'Glee' star's death sheds light on young adults hooked on heroin

SEATTLE -- "Glee" star Cory Monteith's death has many wondering how someone so young and talented could have died from a heroin overdose, but local experts say users under 30 are the fastest growing group to die from heroin use in Washington state. While efforts by the medical community may prevent future generations from trying heroin, a growing number of young adult users are struggling to get treatment today.

The University of Washington Alcohol and Drug Abuse Institute reports opiate deaths in our state have nearly doubled over the last decade, with the greatest increase among young adults. In King County, there were 84 heroin involved deaths in 2012, compared to 49 in 2009. All of the increase was among adults under 30.

The age of users seeking treatment has also dropped. According to Dr. Caleb Banta-Green, a research scientist at ADAI, the average age of heroin users entering treatment between 2004 and 2010 dropped from 40 to 29. Among 18-to-29-year-olds who sought treatment in 2012, Banta-Green said heroin was the most common drug of choice.

While Seattle's heroin problem has not lessened, the greatest increases in heroin use can be found in Washington's midsized cities, such as Port Angeles, Ellensburg, Longview and Aberdeen.

Banta-Green said many of today's young-adult heroin users started out abusing prescription opiates. In a survey of 10th graders, ADAI found that nearly one in four who had used prescription opiates to get high had also used heroin. Thirty-nine percent of all Washington heroin users surveyed reported they were hooked on prescription opiates before they began using heroin.

Molly Carney, executive director of the drug treatment center Evergreen Treatment Services, said the prescribing of opiates increased in the 1990s in response to patients managing chronic pain.

"It became an attractive source of substance abuse among young people because it was so readily available," she said.

Banta-Green said prescription abusers may move onto heroin when pills become too expensive or difficult to find because heroin is cheaper and more widely available.

Police evidence suggests when the number of opiates prescribed in Washington began to level off in 2008 and supply dwindled, heroin use shot up, according to ADAI. Similar trends have been seen in Portland and San Diego, Banta-Green said.

"There have been a lot of efforts by state medical directors to get prescribing under control," Banta-Green said. "But getting rid of prescription opiates does not get rid of opiate addiction."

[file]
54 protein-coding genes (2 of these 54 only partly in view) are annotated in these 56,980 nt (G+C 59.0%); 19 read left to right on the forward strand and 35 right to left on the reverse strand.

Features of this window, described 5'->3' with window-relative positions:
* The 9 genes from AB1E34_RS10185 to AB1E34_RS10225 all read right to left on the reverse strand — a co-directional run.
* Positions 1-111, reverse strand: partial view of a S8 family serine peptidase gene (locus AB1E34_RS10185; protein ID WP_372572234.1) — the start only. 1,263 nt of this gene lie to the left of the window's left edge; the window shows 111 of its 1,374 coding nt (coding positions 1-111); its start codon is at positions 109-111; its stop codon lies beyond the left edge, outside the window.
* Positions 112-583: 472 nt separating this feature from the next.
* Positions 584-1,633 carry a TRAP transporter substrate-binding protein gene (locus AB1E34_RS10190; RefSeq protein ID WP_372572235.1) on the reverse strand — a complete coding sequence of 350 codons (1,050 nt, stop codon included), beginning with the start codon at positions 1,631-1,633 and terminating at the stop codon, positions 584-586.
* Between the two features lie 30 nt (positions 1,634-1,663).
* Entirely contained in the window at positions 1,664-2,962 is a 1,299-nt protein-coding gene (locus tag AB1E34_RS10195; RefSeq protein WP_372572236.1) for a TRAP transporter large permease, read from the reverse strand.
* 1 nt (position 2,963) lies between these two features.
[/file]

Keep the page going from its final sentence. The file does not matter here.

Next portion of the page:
While Banta-Green hopes future generations are less likely to be introduced to prescription opiates as the supply dwindles, he said there is a growing number of people in their 20s and 30s who are already hooked on heroin and struggling to find treatment.

"We need to take care of them," Banta-Green said. "To make sure they know there is drug treatment and that it saves lives."

Studies have shown the most effective treatment is medication-assisted, using the drugs buprenorphine or methadone. Unfortunately, treatment centers that are authorized to use these medications can be difficult to get into because of patient limits set by state and federal governments.

Evergreen Treatment Services typically has a waiting list of 200 people, with an estimated wait time of nine months to a year.

"There is no question that some of those people will not make it," Carney said. "The longer we make them wait, the more difficult it is for them to succeed."

Treatment providers can be especially difficult to find in more rural areas. While Evergreen is working to open a new clinic in Aberdeen, Carney said she currently has about 70 patients in Grays Harbor who must drive an hour or more to Olympia six days a week for treatment.

"If they don't get treatment, you frequently have ongoing criminal behavior, people going to emergency rooms and ending up in jail," Carney said.

Heroin is involved in three quarters of King County overdose deaths, but Banta-Green said opiate overdoses are uniquely reversible.

Opiates can suppress your breathing, Banta-Green said. Over a couple hours, carbon monoxide builds up in a person's body and they die.

But, Banta-Green said if people are trained to recognize the symptoms of an opiate overdose - such as a blue face or odd snoring - they can reverse the effects by breathing for them, rubbing their sternum or injecting them with the drug naloxone.

He urges anyone who knows an opiate abuse to learn the steps they can take to reverse an overdose.

"Heroin users are still human beings," Banta-Green said. "They are not evil, thoughtless people; they don't want their friends to die."

The Washington State 911 Good Samaritan Drug Overdose Law lets bystanders give naloxone if they suspect an overdose. The law also protects the victim and the helpers from prosecution for drug possession.

The greatest lesson Carney said can be learned from Monteith's death is that opioid addiction affects many different people.

"There's a perfect example of how it can hit anybody," she said of Monteith. "It's not a moral choice. It is considered a brain disease by scientists."